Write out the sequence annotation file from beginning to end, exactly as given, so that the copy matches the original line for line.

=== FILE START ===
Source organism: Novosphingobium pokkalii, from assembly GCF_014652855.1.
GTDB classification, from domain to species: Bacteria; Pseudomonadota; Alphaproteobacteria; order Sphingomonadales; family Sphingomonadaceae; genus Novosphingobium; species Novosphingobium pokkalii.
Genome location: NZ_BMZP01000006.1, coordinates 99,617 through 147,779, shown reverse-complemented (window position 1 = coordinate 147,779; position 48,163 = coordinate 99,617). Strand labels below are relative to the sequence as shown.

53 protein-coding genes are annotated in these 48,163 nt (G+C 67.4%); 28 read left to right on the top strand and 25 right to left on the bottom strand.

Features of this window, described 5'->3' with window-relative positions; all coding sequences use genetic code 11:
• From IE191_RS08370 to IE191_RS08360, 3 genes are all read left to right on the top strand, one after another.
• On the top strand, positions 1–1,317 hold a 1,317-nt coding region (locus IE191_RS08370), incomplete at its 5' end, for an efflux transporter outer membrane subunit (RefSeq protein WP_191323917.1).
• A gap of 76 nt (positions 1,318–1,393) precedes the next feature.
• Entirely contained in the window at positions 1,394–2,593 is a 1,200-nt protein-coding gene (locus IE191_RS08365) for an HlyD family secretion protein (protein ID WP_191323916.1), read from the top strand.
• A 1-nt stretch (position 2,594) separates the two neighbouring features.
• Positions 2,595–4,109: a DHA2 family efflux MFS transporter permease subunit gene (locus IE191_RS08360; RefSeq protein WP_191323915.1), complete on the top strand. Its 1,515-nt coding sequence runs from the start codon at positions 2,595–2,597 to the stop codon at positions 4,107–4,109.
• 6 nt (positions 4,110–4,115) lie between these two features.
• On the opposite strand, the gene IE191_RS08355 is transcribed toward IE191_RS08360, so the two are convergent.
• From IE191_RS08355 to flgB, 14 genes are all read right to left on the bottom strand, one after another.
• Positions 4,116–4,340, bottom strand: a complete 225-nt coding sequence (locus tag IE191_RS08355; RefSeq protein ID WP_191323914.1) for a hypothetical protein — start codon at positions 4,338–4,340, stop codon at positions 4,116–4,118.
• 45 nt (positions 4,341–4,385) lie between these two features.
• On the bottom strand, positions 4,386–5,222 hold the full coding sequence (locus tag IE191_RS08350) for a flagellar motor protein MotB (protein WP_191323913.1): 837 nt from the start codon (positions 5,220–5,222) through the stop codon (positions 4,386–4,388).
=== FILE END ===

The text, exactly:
Source organism: Novosphingobium pokkalii, from assembly GCF_014652855.1.
GTDB classification, from domain to species: Bacteria; Pseudomonadota; Alphaproteobacteria; order Sphingomonadales; family Sphingomonadaceae; genus Novosphingobium; species Novosphingobium pokkalii.
Genome location: NZ_BMZP01000006.1, coordinates 99,617 through 147,779, shown reverse-complemented (window position 1 = coordinate 147,779; position 48,163 = coordinate 99,617). Strand labels below are relative to the sequence as shown.

53 protein-coding genes are annotated in these 48,163 nt (G+C 67.4%); 28 read left to right on the top strand and 25 right to left on the bottom strand.

Features of this window, described 5'->3' with window-relative positions; all coding sequences use genetic code 11:
• From IE191_RS08370 to IE191_RS08360, 3 genes are all read left to right on the top strand, one after another.
• On the top strand, positions 1–1,317 hold a 1,317-nt coding region (locus IE191_RS08370), incomplete at its 5' end, for an efflux transporter outer membrane subunit (RefSeq protein WP_191323917.1).
• A gap of 76 nt (positions 1,318–1,393) precedes the next feature.
• Entirely contained in the window at positions 1,394–2,593 is a 1,200-nt protein-coding gene (locus IE191_RS08365) for an HlyD family secretion protein (protein ID WP_191323916.1), read from the top strand.
• A 1-nt stretch (position 2,594) separates the two neighbouring features.
• Positions 2,595–4,109: a DHA2 family efflux MFS transporter permease subunit gene (locus IE191_RS08360; RefSeq protein WP_191323915.1), complete on the top strand. Its 1,515-nt coding sequence runs from the start codon at positions 2,595–2,597 to the stop codon at positions 4,107–4,109.
• 6 nt (positions 4,110–4,115) lie between these two features.
• On the opposite strand, the gene IE191_RS08355 is transcribed toward IE191_RS08360, so the two are convergent.
• From IE191_RS08355 to flgB, 14 genes are all read right to left on the bottom strand, one after another.
• Positions 4,116–4,340, bottom strand: a complete 225-nt coding sequence (locus tag IE191_RS08355; RefSeq protein ID WP_191323914.1) for a hypothetical protein — start codon at positions 4,338–4,340, stop codon at positions 4,116–4,118.
• 45 nt (positions 4,341–4,385) lie between these two features.
• On the bottom strand, positions 4,386–5,222 hold the full coding sequence (locus tag IE191_RS08350) for a flagellar motor protein MotB (protein WP_191323913.1): 837 nt from the start codon (positions 5,220–5,222) through the stop codon (positions 4,386–4,388).